Mikhail Sergachev Dominates Development Camp

It’s rare the youngest player in the organization comes into his first development camp and dominates. That’s exactly what Mikhail Sergachev did in his first Montreal Canadiens showing at the ripe age of 18. The Canadiens drafted Sergachev with the ninth overall selection in the 2016 NHL Entry Draft from the Windsor Spitfires of the Ontario Hockey League. Many reported that Sergachev was Edmonton’s target at fourth overall but when Jesse Puljujärvi slipped by Columbus, the Oilers jumped on him which started Sergachev’s slide all the way down to the Habs at nine.

The Canadiens didn’t nessecarily need a defencemen with their first choice. It was well documented that the Canadiens scoring power wasn’t up to par with the rest of the league. Many thought they would take the big center Logan Brown, Sergachev’s Windsor teammate or one of Tyson Jost or Michael McLeod for some skill up the middle. But when Trevor Timmins and Co. stepped up to the microphone to make their selection, they wanted to nab who they felt was the best available player left on the board; defenseman Mikhail Sergachev.

2016 Development Camp

Development camp started on July 3rd and ran to July 7th. Mostly all the Canadiens prospects including Zach Fucale, Nikita Scherbak, Charles Hudon and Michael McCarron attended the camp. Development Camp is about introducing newly acquired drafted and undrafted players to the organization. Prospects go through testing, practices and team bonding exercises to get familiar with their new surroundings. Additionally, the organization can give prospects feedback on what they need to work on over the summer to get better.

After testing, practices and team bonding is out-of-the-way, prospects are split into teams to play exhibition games. Since it’s the first time on the ice together for all prospects, usually there is average gameplay and players are at or around the same level of play. That wasn’t the case this year; Mikhail Sergachev was a “man among boys”.

He dominated every game he played. For example, on day two of development camp, Sergachev really stood out netting three beautiful goals. Each goal got prettier and prettier as he used his skill to dance around defenders to get to the net. Another notable event was on the last day of development camp, he showed his passion by almost getting into it with the big Michael McCarron. Later in that game, Sergachev would go on to score the winning goal to give his team the Prospect Cup win.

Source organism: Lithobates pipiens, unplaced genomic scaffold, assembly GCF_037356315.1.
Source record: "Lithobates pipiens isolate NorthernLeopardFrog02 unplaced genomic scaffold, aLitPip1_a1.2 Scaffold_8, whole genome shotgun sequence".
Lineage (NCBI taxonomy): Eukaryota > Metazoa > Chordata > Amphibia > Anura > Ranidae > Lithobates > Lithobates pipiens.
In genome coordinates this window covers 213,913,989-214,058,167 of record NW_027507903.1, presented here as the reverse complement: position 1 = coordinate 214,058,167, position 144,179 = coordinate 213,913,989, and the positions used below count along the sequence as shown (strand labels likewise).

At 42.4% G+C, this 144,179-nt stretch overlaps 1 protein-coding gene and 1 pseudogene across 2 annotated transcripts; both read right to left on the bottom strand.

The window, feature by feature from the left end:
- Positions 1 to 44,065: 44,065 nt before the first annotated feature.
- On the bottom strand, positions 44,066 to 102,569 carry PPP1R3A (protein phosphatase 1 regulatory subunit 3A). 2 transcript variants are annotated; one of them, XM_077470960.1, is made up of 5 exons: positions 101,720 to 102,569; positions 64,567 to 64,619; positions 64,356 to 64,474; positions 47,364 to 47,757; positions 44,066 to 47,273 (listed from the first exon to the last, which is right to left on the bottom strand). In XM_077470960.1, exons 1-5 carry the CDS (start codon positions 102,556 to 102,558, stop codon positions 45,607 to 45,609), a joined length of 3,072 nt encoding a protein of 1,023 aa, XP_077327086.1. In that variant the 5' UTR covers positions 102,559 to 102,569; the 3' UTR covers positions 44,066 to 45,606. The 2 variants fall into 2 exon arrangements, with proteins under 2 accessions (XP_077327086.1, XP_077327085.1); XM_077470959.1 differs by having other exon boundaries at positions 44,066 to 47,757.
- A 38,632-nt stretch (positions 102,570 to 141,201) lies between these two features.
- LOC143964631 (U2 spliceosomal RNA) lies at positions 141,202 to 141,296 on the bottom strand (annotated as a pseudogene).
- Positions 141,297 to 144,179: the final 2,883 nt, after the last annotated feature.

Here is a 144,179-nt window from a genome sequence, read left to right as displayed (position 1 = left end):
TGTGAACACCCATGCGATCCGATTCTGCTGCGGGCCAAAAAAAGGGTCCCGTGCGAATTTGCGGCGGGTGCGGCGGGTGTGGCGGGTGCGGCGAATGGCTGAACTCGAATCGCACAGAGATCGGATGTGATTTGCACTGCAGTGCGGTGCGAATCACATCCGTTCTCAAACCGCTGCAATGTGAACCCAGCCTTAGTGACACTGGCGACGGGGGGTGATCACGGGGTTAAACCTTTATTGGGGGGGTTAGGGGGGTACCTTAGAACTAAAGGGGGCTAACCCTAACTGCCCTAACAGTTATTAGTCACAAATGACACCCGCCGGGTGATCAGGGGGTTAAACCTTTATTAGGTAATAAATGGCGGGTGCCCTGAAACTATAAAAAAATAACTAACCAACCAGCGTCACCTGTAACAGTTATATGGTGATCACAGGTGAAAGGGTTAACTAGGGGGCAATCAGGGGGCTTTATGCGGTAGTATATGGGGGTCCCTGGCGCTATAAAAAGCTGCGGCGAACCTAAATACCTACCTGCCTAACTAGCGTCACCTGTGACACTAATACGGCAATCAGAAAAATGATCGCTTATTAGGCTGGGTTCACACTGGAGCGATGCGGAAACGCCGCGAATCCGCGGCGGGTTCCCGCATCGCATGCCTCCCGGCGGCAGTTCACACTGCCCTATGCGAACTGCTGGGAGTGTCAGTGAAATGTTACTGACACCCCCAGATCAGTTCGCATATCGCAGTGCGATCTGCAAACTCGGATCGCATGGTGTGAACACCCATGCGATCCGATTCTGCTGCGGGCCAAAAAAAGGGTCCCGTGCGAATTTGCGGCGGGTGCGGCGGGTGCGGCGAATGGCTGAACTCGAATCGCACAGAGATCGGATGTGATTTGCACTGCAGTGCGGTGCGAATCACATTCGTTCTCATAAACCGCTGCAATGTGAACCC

I understand we have to put this camp into perspective but how can you ignore a performance of that magnitude from the youngest and newest prospect in the organization?

By the end of the camp, Sergachev put Canadiens Management, media and fans on notice. He made it clear that he doesn’t fit in with the prospects, he clearly needs a higher level of competition. So the next step is training camp, how will he fit in with the big boys?

2016-17 NHL Season

The Canadiens current defence core looks like this: Shea Weber, Nathan Beaulieu, Andrei Markov, Jeff Petry, Alexei Emelin, Mark Barberio/ Greg Pateryn. There aren’t any open spots on the blue line which poses a dilemma for Marc Bergevin. Surely if Sergachev makes the jump from Junior to the National Hockey League, he can find a way to make it work but there are a few elements involved.

Timothy T. Ludwig-USA TODAY Sports
Timothy T. Ludwig-USA TODAY Sports

Sergachev is allowed to play 10 games in the NHL before a decision has to be made with regards to his future. If he stays up longer than that period of 10 games, a year off of his entry-level contract will be burned which would essentially force management to keep him up and not go back to Windsor. They could always swallow the year but I don’t see that happening, it’s bad business.

Secondly, if Sergachev has a strong camp, it’s likely the Canadiens will indeed give him that 10 game audition which would take a regular defenseman out of the lineup. The defencemen that could be taken out would most likely one of Barberio or Pateryn. It might not seem like a detrimental action however it’s important for the team to start creating chemistry early in the year and 10/82 games is a good part of the season.

My Prediction

It’s a bit too early to start projecting which prospects can make the roster come training camp but Mikhail Sergachev has certainly given Marc Bergevin something to think about. If Sergachev can come in and make an impact at both training camp and through the first couple games of the season, there is a very good chance he stays with the club. If he does stay with the Canadiens, it gives Bergevin the ability to move out one of Andrei Markov ($6 Million) or Alexei Emelin ($4.1 Million) in a trade in order to free up cap space or to find more offensive help.

I think the Sergachev situation is a win-win. If he doesn’t make the Habs he goes back to Windsor and develops in the CHL for another season before making the jump next year when Markov is (presumably) gone. If he stays with the Canadiens, he allows Bergevin to improve the Canadiens elsewhere by trading one of the two named defensemen above and give the Habs a young dynamic option from the point to possibly pair with mentor Shea Weber.

It’s only been one development camp so let’s not get too excited, but as a fan you can’t help but think what Mikhail Sergachev can bring to the Canadiens lineup either in the immediate or long-term future. It’s clear by the comments made by Director of Player Development Martin Lapointe that you could say there’s at least a chance.